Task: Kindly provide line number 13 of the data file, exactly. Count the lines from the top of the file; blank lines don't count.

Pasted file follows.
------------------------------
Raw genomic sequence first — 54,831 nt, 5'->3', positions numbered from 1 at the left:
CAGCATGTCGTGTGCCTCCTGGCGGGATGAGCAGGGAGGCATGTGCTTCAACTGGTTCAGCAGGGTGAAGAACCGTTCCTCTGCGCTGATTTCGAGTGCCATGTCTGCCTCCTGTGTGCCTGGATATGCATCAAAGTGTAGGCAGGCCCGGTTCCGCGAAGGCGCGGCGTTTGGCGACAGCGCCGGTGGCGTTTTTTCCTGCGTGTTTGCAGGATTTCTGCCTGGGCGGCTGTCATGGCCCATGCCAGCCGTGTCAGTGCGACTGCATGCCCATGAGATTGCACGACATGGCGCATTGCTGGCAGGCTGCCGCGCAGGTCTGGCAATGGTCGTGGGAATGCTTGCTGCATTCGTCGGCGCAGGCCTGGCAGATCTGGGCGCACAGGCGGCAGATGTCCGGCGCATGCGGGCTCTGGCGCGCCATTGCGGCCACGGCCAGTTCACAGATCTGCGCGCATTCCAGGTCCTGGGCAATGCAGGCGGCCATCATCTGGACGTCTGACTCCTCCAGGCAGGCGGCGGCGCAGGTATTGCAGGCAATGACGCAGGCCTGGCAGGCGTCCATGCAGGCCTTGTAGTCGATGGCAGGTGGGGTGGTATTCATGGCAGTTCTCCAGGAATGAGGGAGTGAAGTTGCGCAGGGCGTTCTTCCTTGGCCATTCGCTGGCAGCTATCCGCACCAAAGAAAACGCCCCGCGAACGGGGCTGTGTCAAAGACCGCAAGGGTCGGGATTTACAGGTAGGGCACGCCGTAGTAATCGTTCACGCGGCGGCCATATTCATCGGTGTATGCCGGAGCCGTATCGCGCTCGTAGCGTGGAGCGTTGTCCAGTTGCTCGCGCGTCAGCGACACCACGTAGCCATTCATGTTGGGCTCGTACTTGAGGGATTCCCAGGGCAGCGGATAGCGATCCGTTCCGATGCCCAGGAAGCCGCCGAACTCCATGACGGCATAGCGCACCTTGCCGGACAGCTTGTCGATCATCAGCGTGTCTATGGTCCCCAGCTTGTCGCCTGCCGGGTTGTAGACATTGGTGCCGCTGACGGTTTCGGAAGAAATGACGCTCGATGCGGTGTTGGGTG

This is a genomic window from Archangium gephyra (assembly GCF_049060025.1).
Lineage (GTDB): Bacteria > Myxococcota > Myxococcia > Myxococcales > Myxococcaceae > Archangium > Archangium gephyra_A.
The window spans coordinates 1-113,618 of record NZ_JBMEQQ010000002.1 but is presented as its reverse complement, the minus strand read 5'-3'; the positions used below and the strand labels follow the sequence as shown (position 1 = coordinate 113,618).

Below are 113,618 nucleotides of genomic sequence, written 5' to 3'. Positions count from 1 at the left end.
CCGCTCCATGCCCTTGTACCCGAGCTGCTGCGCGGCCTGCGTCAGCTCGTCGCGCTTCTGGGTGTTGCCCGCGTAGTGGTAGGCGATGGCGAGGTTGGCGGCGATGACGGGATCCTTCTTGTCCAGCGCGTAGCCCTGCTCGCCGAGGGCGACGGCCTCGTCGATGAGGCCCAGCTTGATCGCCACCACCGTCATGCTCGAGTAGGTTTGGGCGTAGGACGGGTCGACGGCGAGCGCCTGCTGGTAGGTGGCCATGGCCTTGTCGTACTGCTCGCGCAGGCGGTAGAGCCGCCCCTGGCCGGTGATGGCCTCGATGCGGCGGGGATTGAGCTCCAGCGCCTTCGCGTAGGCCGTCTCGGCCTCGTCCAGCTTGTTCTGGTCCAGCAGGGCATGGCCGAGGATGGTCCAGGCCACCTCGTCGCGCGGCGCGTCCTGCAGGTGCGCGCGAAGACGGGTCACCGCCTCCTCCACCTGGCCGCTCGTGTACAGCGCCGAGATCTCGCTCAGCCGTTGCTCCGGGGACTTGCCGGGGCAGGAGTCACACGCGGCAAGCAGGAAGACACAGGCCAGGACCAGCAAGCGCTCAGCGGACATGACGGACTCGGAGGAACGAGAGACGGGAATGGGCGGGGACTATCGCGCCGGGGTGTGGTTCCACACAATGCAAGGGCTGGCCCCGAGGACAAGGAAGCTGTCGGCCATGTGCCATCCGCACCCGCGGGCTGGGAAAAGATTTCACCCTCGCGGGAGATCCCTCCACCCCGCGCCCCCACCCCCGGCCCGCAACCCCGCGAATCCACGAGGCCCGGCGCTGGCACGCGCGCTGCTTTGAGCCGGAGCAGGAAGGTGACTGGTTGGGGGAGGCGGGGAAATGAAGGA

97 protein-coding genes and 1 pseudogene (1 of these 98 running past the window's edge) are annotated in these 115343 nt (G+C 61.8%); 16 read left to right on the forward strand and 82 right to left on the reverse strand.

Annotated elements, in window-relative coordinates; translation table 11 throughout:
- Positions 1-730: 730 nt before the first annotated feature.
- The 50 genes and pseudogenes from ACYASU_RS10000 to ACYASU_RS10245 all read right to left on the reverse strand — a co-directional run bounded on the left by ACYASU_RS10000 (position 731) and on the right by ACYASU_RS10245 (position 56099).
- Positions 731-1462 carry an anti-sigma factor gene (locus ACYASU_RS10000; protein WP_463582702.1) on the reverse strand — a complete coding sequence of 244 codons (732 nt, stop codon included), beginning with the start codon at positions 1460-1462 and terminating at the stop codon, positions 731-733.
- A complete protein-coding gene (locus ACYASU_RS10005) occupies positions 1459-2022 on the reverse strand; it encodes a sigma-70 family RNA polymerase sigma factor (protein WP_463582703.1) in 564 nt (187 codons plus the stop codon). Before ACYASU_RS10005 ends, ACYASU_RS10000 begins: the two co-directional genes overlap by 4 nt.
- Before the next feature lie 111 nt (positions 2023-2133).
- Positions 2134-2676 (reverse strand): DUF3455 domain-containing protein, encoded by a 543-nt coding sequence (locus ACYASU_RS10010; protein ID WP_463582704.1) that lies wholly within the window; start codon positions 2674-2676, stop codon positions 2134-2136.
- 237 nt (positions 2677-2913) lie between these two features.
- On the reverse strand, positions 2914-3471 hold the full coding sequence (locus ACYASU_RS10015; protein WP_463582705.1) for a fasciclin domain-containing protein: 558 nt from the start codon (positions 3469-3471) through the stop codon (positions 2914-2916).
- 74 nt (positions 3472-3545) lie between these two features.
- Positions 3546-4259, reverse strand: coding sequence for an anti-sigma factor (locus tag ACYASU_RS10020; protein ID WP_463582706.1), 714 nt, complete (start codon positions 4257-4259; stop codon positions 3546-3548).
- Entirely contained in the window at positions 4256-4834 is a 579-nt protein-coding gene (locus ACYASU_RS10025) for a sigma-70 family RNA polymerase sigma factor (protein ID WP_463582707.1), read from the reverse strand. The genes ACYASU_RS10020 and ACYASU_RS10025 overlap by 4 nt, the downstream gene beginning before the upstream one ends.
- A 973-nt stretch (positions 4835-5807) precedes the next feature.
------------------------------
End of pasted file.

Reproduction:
- A complete protein-coding gene (locus ACYASU_RS10005) occupies positions 1459-2022 on the reverse strand; it encodes a sigma-70 family RNA polymerase sigma factor (protein WP_463582703.1) in 564 nt (187 codons plus the stop codon). Before ACYASU_RS10005 ends, ACYASU_RS10000 begins: the two co-directional genes overlap by 4 nt.